Mr. Owusu-Afriyie presenting the cheque to father of the victim, Razak Anaba.
Treatment for a 3-year old boy, who until now was being fed through the anus by his parents, has been given a boost with cash donation from Noble Dream Microfinance in Kumasi.
Management of the financial institution has donated Ghc4, 000 to support what doctors say is an intensive surgery, needed to restore damaged oesophagus.
Little Yakubu Razak has, for one year, lost the power to eat through the mouth because of acute sore- throat, after he accidentally drunk soda, a hazardous substance which contains alkaline.
Doctors at the Komfo Anokye Teaching Hospital say the last option to save the life of the boy is surgery, which will need the services of four doctors working on him concurrently.
Yakubu, while returning after following his eldest brother to school passed by a nearby house in the vicinity at Nyamebekyere near Asankragua in the Western region, drunk the substance.
Upon a neighbor’s advice, his parents continuously fed him through the anus by administering liquid food with the help of enema syringe, known locally as “bentoa”.
Though doctors describe that act as crude, his father, Razak Anaba justified it, insisting it was the only option at the time.
Doctors have now created a passage in the rib region of the upper part of the boy’s body for that purpose.
Chief Executive Officer of Noble Microfinance Services, Ezekiel Owusu-Afriyie says he was touched by the poor boy’s story and the fact that there was no help in sight for him.
Meanwhile, head of Pediatric Surgery Unit at Komfo Anokye Hospital, Boateng Nimako is asking parents to desist from giving concoction or oil to children who suffer similar fate.
Dr. Nimako is worried many a time, such victims are given concoctions or oil to force them vomit substances like alkaline and acid, and in-turn, cause more damage to them.
About 25 of such cases were reported at the Komfo Anokye Hospital last year alone.
Dr. Nimako is worried parents continue to be apathetic to the safety of their children despite constant education, insisting they must adopt preventive measures to avoid them, especially at home.
Mr. Owusu-Afriyie presenting the cheque to father of the victim, Razak Anaba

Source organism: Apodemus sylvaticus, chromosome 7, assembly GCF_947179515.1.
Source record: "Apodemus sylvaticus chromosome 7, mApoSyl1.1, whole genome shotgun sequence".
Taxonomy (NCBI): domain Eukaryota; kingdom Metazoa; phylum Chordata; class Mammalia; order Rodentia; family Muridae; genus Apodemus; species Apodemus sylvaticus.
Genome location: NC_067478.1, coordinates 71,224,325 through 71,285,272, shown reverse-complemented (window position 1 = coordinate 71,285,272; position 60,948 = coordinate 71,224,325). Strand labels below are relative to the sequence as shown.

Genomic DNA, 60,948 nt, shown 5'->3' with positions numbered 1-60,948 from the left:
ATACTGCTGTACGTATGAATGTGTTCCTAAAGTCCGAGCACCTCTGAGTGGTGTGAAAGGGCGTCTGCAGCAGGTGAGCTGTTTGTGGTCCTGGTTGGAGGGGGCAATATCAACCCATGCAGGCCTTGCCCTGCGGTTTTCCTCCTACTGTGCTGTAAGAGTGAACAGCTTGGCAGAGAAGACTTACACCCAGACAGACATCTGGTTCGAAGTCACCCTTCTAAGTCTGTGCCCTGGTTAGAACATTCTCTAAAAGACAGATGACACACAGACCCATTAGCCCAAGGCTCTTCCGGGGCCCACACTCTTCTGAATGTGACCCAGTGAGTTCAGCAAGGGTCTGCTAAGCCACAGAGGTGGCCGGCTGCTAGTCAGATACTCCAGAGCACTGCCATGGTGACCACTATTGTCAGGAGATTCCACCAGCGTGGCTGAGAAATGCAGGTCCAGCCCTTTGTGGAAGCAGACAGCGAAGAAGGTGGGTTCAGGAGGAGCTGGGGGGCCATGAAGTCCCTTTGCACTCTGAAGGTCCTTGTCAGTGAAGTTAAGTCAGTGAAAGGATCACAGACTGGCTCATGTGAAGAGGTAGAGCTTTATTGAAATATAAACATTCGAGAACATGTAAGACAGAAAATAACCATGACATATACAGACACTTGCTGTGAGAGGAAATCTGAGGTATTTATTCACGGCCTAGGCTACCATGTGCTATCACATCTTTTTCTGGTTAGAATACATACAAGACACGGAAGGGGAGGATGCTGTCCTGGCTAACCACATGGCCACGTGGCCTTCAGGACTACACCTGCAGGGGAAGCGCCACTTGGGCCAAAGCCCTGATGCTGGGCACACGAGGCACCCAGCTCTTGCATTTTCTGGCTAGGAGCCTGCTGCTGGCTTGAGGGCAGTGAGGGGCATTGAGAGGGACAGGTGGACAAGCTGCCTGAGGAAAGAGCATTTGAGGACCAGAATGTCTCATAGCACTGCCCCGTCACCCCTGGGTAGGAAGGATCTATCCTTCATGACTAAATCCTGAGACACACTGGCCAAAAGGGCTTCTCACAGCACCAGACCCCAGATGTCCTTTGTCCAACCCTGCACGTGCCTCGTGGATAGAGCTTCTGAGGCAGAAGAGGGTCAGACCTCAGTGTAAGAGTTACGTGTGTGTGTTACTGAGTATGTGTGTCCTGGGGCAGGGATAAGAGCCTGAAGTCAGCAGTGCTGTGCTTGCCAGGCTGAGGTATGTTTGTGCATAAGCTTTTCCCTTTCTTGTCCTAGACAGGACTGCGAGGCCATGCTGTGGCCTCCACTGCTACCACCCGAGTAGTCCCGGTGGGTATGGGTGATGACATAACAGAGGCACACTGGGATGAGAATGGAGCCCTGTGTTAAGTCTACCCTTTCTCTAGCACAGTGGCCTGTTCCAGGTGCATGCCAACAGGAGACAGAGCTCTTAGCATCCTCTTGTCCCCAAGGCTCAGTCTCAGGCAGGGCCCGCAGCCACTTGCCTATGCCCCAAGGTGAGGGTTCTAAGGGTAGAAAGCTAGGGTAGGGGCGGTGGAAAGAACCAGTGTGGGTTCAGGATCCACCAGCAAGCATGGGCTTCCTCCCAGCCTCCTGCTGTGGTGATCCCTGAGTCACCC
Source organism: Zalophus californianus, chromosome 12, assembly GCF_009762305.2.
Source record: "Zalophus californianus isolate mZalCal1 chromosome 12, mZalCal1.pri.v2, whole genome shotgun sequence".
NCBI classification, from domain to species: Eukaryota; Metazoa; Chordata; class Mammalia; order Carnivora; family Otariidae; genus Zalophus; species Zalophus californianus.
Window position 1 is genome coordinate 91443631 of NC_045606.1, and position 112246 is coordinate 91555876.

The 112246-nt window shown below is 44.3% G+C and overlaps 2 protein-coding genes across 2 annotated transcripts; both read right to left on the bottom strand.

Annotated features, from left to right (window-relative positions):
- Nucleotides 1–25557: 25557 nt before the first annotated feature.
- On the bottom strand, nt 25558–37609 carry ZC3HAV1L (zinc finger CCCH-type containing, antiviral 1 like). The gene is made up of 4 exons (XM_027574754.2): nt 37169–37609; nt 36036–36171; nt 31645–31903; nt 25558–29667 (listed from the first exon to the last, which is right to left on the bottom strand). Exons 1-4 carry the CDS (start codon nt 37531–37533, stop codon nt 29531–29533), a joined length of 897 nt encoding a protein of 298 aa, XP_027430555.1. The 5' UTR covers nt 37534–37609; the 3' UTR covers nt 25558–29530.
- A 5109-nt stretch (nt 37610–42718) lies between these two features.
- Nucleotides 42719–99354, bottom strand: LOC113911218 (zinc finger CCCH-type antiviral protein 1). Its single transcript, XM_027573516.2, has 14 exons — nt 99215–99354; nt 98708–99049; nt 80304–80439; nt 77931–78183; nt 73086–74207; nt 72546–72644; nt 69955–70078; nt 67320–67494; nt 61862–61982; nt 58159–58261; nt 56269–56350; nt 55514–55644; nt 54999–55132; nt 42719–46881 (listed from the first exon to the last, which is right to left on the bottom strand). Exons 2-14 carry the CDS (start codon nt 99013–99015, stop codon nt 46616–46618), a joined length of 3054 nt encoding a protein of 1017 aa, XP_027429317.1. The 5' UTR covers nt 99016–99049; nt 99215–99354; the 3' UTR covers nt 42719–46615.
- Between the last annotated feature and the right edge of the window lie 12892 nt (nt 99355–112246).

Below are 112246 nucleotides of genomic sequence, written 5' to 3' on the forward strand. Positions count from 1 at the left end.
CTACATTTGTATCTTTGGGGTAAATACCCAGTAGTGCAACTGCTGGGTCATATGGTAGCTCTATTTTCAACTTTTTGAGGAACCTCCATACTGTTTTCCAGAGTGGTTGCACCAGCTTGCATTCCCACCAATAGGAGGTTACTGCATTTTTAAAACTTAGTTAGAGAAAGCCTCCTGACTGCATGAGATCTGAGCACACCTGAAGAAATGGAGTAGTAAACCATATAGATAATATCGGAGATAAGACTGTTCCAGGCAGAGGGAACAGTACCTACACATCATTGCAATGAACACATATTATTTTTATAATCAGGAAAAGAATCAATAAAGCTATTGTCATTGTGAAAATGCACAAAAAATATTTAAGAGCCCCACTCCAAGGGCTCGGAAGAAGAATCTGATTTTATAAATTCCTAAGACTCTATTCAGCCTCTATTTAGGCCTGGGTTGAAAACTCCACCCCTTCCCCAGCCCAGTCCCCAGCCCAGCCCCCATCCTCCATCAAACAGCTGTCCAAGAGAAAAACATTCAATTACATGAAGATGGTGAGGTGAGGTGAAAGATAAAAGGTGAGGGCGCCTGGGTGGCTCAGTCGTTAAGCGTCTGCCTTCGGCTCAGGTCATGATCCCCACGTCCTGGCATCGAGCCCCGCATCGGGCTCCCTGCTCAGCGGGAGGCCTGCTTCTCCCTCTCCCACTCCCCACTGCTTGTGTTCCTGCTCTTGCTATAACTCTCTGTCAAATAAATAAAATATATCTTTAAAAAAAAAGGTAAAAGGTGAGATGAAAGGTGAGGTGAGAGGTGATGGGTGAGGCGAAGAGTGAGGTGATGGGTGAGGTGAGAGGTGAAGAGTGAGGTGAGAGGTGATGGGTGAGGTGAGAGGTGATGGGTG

KMA wants NHIS capitation reviewed
The Kumasi Metropolitan Health Directorate is calling for a stakeholders’ forum on the way forward, for capitation under the National Health Insurance Scheme.
Metropolitan Director of Health Dr. Akwasi Yeboah Awudzi says the time has come for a review of capitation introduced a year ago, on pilot basis in the Ashanti Region.
According to him such a forum will address the grave financial challenges health institutions have been grappling with, since the introduction of capitation.
One year after its piloting began in the Ashanti Region, the capitation scheme under the NHIS still remains a contentious issue.
Operators of many health facilities say the tariffs paid under the scheme remain woefully inadequate leading to poor health service delivery.
Most private health facilities remain out of the scheme and the few ones that are on board, charge fees for services hitherto covered by the NHIS.
Some government facilities have also been forced to run co-payment along with the scheme to avoid going bankrupt.
Another disturbing issue is the failure of the National Health Insurance Authority to reimburse service providers in time.
Metropolitan Director of Health Dr. Akwasi Yeboah Awudzi says the last time facilities in Ashanti received payment was five months ago.
According to him it has not been possible to follow government’s directive to health facilities to rely on internally generated funds because the funds supposed to come from the NHIS are not forthcoming.
Dr Awudzi was speaking at the Annual Performance review of the Kumasi Metropolitan Health Directorate.
He regretted government failed to advance funds to health facilities in the sub metropolitan areas for the whole of last year.